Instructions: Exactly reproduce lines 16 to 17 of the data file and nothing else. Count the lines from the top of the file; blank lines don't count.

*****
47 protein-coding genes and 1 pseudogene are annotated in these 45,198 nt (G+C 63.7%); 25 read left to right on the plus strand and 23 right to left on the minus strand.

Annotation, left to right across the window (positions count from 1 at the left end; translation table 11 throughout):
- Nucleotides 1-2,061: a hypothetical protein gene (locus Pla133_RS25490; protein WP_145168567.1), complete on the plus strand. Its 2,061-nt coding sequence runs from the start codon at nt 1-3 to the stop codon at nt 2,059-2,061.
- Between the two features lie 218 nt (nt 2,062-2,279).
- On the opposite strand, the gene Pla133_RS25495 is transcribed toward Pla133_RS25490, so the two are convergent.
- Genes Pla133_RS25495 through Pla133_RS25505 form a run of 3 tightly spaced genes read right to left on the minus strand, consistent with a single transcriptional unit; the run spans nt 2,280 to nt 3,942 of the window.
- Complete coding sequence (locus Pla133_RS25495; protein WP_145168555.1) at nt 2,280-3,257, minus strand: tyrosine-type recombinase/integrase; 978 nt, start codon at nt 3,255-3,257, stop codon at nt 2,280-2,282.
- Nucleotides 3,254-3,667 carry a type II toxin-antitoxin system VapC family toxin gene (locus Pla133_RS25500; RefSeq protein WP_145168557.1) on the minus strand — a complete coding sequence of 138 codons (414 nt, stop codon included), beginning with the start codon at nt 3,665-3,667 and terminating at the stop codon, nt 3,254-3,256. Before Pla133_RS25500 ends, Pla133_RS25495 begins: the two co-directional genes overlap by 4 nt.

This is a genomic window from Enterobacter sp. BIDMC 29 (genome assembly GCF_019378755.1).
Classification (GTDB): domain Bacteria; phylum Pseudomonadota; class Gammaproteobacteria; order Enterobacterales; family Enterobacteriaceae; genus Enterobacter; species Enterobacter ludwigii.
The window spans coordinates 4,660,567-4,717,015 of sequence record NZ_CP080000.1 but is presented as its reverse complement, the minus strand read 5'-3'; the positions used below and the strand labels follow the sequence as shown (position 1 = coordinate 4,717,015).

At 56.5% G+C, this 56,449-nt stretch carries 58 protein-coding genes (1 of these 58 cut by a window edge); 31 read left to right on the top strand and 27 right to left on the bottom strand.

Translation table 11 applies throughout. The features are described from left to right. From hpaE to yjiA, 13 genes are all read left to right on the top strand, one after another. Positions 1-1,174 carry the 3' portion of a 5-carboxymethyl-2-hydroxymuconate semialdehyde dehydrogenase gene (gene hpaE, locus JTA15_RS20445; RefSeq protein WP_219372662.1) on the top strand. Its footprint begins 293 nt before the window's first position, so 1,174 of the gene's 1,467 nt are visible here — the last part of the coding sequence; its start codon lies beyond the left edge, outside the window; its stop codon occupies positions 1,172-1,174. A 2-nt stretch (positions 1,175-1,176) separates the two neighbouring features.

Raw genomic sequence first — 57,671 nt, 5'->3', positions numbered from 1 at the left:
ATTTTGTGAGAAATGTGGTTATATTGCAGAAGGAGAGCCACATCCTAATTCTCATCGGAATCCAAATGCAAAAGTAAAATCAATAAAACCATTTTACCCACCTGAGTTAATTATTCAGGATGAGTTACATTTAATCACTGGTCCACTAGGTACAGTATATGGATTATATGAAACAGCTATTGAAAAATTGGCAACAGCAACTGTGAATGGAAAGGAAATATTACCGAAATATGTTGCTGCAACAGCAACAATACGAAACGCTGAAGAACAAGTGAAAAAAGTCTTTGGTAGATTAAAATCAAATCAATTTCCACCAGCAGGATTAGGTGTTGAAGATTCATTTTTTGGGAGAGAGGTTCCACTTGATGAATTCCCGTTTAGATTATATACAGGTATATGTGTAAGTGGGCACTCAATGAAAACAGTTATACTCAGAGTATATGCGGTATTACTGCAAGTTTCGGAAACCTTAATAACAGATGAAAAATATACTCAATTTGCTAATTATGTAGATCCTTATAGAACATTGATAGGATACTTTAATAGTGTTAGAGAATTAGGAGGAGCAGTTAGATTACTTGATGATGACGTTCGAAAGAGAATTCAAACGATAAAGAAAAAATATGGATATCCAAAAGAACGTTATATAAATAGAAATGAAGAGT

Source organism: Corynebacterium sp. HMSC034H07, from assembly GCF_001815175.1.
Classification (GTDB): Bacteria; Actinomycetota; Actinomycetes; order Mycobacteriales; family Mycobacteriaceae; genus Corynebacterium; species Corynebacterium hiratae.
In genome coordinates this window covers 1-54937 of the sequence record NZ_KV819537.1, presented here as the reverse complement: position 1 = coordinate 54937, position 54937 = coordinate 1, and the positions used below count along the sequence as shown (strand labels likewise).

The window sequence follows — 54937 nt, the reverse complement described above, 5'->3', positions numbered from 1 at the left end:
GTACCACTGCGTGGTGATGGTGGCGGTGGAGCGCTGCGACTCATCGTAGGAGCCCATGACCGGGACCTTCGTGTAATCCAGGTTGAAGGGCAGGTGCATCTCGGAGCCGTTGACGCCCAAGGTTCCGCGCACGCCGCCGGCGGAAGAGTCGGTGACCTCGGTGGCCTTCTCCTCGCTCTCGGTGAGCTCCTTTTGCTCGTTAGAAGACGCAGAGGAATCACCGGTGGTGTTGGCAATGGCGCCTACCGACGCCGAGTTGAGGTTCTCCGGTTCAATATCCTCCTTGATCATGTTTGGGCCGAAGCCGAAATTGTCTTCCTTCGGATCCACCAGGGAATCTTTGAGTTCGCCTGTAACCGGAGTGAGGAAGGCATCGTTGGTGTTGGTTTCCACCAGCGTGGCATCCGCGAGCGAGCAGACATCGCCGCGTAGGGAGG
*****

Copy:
Source organism: Corynebacterium sp. HMSC034H07, from assembly GCF_001815175.1.
Classification (GTDB): Bacteria; Actinomycetota; Actinomycetes; order Mycobacteriales; family Mycobacteriaceae; genus Corynebacterium; species Corynebacterium hiratae.